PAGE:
Let’s Talk Cardboard Boxes

If you would have told the guy who invented cardboard that there would wind up being thousands of different types of cardboard boxes he probably would have been flabbergasted.  He could not have comprehended how such a thing would even be possible.  I mean, a box is a box is a box, right?  Is it possible to have so many variations?  Yes.  The answer is yes.

Cardboard Boxes

It turns out that people have developed into particular and fickle creatures and when we send something in the mail we want to send it in a package that properly represents.  Do you want to send hand-painted mugs to your parents and in-laws for Mother’s and Father’s Day?  Than you are surely going to want to send them in mug boxes, which basically fit a single mug as perfectly as you could want a single mug to fit into a box.  You don’t need any filler, no cushion.  The design is perfect and the mug will arrive the same as how you sent it off.

How about book boxes?  Let’s not waste our time on trying to find cardboard boxes that will fit the size of book we are trying to mail.  Let’s just use book boxes, which are a very simple design, no unnecessary packaging or protection added because, let’s face it, books simply don’t need it.  A book box is a single layer of cardboard that wraps around the book like a cover and seals with an adhesive strip.  Badda bing badda boom.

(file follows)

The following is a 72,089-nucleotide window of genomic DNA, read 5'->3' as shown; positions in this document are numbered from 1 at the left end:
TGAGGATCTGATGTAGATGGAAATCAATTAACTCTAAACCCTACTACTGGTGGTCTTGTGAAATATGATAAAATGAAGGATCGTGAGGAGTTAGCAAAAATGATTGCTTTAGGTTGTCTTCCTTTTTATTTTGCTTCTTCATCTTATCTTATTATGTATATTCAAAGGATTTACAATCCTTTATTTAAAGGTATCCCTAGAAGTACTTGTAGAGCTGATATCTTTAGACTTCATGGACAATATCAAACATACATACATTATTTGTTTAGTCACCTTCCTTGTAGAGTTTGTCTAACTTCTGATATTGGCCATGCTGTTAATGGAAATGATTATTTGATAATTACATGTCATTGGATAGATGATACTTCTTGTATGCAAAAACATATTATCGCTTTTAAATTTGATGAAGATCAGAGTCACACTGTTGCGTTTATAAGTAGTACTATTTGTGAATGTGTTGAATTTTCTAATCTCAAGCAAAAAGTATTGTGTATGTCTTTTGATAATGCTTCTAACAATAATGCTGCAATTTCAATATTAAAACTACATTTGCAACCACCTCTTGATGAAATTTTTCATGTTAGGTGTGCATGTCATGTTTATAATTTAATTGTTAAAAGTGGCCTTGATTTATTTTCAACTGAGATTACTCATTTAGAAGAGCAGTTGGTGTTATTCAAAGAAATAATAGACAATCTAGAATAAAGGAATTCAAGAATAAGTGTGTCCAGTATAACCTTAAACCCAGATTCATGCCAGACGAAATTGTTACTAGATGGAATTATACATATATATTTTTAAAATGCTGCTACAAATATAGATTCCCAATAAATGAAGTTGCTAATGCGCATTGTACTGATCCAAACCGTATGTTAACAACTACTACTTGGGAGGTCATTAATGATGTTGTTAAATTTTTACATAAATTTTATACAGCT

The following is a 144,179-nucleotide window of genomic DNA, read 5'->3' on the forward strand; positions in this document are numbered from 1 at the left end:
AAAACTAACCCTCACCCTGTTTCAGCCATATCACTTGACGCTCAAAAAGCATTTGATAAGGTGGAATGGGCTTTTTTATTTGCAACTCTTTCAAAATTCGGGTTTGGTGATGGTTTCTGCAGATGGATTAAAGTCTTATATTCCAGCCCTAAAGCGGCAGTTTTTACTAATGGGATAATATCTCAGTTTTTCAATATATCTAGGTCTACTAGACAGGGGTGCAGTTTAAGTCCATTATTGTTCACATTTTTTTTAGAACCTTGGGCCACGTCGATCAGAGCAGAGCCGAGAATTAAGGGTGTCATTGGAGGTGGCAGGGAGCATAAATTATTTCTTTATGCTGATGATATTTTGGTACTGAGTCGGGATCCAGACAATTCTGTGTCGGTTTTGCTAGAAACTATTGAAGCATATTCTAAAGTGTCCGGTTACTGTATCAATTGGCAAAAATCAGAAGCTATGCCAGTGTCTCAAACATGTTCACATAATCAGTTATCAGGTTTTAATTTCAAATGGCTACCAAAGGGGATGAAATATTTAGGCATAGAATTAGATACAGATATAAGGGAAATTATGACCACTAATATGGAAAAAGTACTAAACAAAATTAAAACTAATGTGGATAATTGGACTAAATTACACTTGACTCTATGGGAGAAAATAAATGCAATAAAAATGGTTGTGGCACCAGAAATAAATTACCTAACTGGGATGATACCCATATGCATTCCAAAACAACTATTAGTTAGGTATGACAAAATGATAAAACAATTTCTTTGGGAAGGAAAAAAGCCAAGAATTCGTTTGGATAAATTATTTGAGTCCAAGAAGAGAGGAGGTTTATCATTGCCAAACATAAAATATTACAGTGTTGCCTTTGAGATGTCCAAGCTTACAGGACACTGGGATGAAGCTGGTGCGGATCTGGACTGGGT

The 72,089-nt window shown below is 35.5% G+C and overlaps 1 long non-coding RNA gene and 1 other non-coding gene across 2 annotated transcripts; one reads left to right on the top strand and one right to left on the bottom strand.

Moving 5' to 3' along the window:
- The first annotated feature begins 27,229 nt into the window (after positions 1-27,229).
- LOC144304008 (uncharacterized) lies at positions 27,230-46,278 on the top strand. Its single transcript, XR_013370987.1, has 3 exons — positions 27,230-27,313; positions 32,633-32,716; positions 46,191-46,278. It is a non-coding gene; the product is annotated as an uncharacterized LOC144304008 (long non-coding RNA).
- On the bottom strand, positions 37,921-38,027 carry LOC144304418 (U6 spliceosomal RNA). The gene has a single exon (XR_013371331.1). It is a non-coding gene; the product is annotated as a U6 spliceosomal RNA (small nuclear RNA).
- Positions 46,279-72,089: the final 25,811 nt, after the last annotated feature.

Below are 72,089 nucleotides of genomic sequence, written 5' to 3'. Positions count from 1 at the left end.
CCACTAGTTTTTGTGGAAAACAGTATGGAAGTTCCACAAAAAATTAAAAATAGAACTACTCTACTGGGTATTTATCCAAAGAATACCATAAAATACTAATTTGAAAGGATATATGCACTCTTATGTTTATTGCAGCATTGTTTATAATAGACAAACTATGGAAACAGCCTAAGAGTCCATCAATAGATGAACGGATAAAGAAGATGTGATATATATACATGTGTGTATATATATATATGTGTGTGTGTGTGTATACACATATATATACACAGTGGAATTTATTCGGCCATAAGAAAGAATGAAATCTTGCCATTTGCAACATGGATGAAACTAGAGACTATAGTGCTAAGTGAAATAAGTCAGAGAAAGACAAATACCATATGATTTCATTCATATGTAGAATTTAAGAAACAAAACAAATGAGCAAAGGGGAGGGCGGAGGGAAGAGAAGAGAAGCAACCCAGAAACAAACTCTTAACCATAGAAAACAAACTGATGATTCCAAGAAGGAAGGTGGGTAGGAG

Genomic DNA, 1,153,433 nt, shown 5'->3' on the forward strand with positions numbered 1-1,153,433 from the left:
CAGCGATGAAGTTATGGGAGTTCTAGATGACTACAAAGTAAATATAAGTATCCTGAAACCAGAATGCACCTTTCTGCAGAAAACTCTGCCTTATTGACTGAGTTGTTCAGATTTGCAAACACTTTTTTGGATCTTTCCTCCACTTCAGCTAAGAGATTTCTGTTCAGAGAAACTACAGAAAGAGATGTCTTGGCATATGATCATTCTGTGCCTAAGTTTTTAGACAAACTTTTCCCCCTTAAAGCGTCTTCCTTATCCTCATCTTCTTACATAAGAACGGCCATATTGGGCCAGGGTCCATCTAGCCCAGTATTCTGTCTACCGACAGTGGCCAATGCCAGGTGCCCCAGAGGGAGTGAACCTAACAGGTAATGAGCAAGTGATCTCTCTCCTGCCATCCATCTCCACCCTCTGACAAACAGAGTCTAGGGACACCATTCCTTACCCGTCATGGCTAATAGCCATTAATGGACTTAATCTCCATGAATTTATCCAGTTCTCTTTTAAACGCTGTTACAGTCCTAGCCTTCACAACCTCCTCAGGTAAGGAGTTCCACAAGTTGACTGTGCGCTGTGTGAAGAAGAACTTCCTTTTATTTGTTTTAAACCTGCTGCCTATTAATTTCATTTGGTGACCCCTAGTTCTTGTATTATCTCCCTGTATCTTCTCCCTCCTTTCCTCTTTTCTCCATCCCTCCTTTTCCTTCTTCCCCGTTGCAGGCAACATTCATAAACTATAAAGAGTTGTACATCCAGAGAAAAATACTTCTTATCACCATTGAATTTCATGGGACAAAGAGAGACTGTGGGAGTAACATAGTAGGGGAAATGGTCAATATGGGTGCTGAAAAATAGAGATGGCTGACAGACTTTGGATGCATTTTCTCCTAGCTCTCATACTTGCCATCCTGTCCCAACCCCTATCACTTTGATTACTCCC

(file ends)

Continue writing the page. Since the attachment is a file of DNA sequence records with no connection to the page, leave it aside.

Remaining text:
Standard boxes.  Document boxes. Bottle boxes (these are what my friend gets her wine sent to her in.  That is always her best day…).  Yes, even adjustable and telescopic boxes exist.  Did you know that a certain amount of engineering has gone into designing these?  For example, perfectly square boxes are what you would use for packing or sending round items.

Do you remember the scenes in movies where the detective takes the elevator down into the bowels of the police station to check the evidence boxes?  There is usually a woman with a perm wearing a Hawaiian shirt that he makes eyes at who gives him unlimited access… to the boxes.  And the boxes are stacked from floor to ceiling.  These are called archival boxes, specifically designed with large areas to write on and handle holes in each side.  You gotta love it.  The more I learn about cardboard boxes the more I love them.



Author: Kelly Fernandez

Uniquely-equipped for licensing circus clowns in Los Angeles, CA. Spent college summers buying and selling puppets in Las Vegas, NV. Had moderate success supervising the production of toy soldiers on the black market.

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